By Andrew Wroblewski
Dave Tuohy never officially got into the air as a private pilot. After trying to get a private pilot license (PPL) for some time, the East Northport resident had to call it quits when he just didn’t have the time to get it done.
That didn’t, however, mean that Tuohy would never get that bird’s eye view he was looking for – he just had to get it through a drone.
Thanks to Phantom 2 Vision+ flying camera, Tuohy has been able to combine two of his favorite hobbies – photography and aviation – to form a series of web videos showing off the luscious landscapes of Northport in a way that typically only birds get to witness.
“When they first came out, the drones interested me,” Tuohy, 46, said. “I had flown remote control planes in the past… but two summers ago I purchased the first-generation model of the drone which had a GoPro [camera] mounted to it.”
That model ended up crashing into Lake George, he said. A second-generation model replaced it, and Tuohy was back in the sky.
“Slowly I got used to flying it around in the fall and I had some background in video so I threw some music onto the footage,” he said.
After 5,000 shares on Facebook, Tuohy found that he was on to something. People love Northport, he said, and he found that many were linking to his video, tagging their friends and asking for more. On Feb. 2, another video emerged – this time on YouTube (youtube.com/user/Fly2e) – and sparked nearly 6,000 views.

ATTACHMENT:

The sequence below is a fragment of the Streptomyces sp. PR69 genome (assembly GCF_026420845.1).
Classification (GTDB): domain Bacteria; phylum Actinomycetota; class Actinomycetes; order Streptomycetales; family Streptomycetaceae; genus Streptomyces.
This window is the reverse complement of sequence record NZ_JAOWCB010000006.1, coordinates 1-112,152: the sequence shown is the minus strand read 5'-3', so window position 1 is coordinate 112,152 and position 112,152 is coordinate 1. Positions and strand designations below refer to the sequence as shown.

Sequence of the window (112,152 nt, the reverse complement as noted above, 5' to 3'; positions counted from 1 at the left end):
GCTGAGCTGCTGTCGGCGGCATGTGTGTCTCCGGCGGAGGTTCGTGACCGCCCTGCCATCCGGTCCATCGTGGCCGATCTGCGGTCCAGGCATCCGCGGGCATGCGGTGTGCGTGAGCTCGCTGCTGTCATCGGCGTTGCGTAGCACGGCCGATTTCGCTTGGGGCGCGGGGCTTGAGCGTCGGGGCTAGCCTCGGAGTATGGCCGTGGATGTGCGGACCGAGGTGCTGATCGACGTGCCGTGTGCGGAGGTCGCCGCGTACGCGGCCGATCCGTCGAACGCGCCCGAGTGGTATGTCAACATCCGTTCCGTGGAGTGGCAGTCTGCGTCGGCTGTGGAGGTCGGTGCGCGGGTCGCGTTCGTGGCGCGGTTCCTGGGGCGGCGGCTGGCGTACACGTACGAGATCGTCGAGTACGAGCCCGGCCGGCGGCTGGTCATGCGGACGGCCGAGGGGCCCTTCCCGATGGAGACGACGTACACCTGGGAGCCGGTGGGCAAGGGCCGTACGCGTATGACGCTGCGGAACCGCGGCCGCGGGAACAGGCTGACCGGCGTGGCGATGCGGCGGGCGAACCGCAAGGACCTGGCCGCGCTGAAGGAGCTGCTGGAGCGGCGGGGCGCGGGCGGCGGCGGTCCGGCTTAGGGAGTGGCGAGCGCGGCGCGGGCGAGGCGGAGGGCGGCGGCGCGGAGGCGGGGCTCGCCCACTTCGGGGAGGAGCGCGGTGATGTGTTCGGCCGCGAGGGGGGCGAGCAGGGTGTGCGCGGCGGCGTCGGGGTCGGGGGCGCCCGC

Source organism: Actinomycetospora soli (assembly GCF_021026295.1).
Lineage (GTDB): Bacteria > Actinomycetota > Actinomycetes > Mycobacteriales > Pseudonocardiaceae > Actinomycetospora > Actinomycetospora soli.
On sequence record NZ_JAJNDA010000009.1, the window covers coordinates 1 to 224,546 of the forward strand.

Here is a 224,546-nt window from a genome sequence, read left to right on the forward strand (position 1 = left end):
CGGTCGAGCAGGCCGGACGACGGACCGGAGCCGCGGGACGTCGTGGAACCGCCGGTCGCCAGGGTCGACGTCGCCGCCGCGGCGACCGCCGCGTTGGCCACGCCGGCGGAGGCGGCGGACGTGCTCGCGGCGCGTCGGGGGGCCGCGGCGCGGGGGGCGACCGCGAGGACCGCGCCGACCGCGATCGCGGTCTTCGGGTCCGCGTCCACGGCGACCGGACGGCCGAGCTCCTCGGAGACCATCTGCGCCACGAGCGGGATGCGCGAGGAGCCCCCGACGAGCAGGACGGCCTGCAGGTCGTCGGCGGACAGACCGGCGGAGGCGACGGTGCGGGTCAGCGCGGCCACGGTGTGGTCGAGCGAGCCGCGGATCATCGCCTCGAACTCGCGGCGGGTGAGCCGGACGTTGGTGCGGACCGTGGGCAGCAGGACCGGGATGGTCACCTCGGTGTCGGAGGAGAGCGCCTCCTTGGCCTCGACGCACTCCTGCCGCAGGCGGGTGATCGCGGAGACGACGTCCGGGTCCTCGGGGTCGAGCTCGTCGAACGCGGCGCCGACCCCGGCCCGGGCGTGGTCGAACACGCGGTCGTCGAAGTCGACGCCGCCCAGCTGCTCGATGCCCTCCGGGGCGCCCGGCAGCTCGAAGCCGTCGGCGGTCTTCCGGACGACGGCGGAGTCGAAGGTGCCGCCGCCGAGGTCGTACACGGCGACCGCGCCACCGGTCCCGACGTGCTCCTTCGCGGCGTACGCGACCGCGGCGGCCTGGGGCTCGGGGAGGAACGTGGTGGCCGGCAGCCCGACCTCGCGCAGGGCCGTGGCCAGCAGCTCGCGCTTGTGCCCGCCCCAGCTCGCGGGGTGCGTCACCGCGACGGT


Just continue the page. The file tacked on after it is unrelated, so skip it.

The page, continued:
“People definitely seem interested in it,” he said. “With more people watching them… it’s definitely given me more interest in [making more].”
An Allstate Agent in Huntington by trade, Tuohy said he received quite a few messages by viewers interested in utilizing the technology in a commercial fashion.
A few real estate agents have beckoned him to shoot aerial footage of homes on the market; a local movie producer has asked for the same help in conjunction with an upcoming film. But while he’s not opposed to making some money on the side, Tuohy is making these videos as a hobby.
As for the technology itself, Phantom 2 Vision+ is produced by the China-based company DJI. On DJI’s official web store, the drone camera sells for $1,299. Tuohy said the model boasts a maximum flight time of 25 minutes, has special “return-to-home” technology – so to prevent any missing drone conundrums – and supports smartphone and tablet connectivity for users to see what he drone sees in real-time from the ground.
“The technology is pretty interesting,” Tuohy said.
Interesting, indeed, especially to people at the Federal Aviation Administration (FAA).
On Feb. 15, the FAA proposed a framework of regulations in regards to the routine use of unmanned aircrafts. Tuohy said that he, and any other users of drone camera technology, should best abide by those regulations, which govern certain aspects of the technology and require a visual line-of-sight with the aircraft to always remain intact.